Secretary Kathleen Sebelius, U.S. Department of Health and Human Services
No child or young person should have to skip a doctor’s
appointment or go without the medicine they need because their family can’t afford
it. That shouldn’t happen in
America, and that’s why the Obama Administration made children’s health
coverage a priority from the start.
When President Obama took office, there were 8 million
uninsured kids in America, roughly two-thirds of whom were eligible for
Medicaid or the Children’s Health Insurance Program (CHIP), but were not
enrolled. That was
unacceptable. So one of the first
bills the President signed was the Children’s Health Insurance Program
Reauthorization Act (CHIPRA). That
law not only expanded coverage to four million additional children, it also
included a range of bonuses and grants to help states and community partners
strengthen their enrollment efforts.
To raise these efforts to the next level, on the first
anniversary of CHIPRA, I issued the Connecting Kids to Coverage Challenge: I called on Governors, Mayors,
pediatricians, faith groups, school nurses, sports coaches, community
organizations, and others to work with us to cover all five million children
who were eligible for either CHIP or Medicaid but weren’t signed up.
All over America, that call was answered, and today, with
the help from States and communities, we have reduced the number of eligible
but unenrolled children nationally and in every region of the country. For example, Oregon has enrolled more
than 100,000 eligible children in Medicaid and CHIP over the last two years,
cutting its percentage of uninsured children in half.
These are achievements we can be proud of, but we also
know we can do more to give families the security of knowing their children are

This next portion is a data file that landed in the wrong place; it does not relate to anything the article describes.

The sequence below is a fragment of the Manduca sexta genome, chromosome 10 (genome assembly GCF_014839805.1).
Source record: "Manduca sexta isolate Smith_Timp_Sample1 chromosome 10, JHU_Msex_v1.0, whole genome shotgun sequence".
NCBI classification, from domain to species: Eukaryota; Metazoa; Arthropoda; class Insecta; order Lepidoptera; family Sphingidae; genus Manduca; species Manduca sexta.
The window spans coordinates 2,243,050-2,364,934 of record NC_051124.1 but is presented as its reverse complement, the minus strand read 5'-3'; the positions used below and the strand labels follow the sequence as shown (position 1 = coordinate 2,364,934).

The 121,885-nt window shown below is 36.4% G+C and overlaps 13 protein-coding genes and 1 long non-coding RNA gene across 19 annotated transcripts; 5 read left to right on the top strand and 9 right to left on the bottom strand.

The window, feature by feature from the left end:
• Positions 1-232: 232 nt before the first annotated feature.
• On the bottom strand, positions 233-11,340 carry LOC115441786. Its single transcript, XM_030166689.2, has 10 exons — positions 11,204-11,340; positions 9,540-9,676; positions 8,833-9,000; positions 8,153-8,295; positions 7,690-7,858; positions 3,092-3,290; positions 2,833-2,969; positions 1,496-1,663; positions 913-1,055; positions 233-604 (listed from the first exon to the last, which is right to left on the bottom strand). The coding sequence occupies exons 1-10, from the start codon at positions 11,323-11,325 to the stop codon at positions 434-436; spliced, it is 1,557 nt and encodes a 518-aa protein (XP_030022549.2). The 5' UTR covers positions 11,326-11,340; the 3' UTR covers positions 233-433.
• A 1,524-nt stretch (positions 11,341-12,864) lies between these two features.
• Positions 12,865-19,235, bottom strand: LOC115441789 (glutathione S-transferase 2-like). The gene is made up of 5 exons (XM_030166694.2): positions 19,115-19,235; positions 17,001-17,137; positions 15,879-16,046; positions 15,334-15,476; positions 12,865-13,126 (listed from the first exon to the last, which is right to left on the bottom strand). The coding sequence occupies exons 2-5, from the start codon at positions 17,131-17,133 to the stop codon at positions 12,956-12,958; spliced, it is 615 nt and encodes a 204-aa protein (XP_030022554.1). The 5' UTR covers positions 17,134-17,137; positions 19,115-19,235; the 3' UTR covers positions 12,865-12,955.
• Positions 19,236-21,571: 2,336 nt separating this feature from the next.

covered. That confidence is
critically important to parents. In a national survey we conducted to find out
what parents of eligible children think about Medicaid and CHIP, 70 percent
said that when it comes to enrolling their child, getting “peace of mind” is a
very motivating factor, as well as the knowledge that the programs are
affordable. Perhaps even more
important, parents told us that they value what the programs provide their
children: two thirds of the parents whose children were covered said they were
very satisfied with the coverage and the quality of health care their children
get with Medicaid and CHIP.
While these high marks are affirming and bolster our
efforts to promote Medicaid and CHIP, the survey also revealed that far too
many parents still don’t know their children may be eligible, may think the
enrollment process is too difficult or don’t know where they can apply.
This summer our Department released another $40 million
in CHIPRA outreach grants to build on the grants awarded in 2009. We directed this round of funding at
strategies we know are working and have the potential to do the most good. They’ll support efforts to use
technology in new ways to sign up eligible kids, help generate outreach
activities in schools and focus attention on teens and minorities, groups for
which coverage gaps still exist.
And thanks to the Affordable Care Act, there will be more outreach funds
available soon to support this vital work.
For more information, check out our website,
www.insurekidsnow.gov , for valuable resources.
– Flyers that promote Medicaid and CHIP in English and
– The Game Plan, a guide for engaging school and
community youth sports programs in helping to enroll eligible children in
health coverage, and
– Our growing Outreach Video Library that spotlights
effective techniques and promising practices being used across the country to
enroll eligible children and teens
Ultimately, it’s people on the front lines who help make
sure eligible children and their families have the security that comes with
health insurance. Working together, we can move even closer to the day no child
in America goes without the care they need because they don’t have health
Editor’s Note: Organizations can answer Secretary Sebelius’ Call to
Action by accepting the Connecting Kids to Coverage Challenge. It’s easy: Just visit www.challenge.gov/hhs/54 and follow
the instructions. Those who have already accepted the challenge are encouraged to share what they are doing on the same website.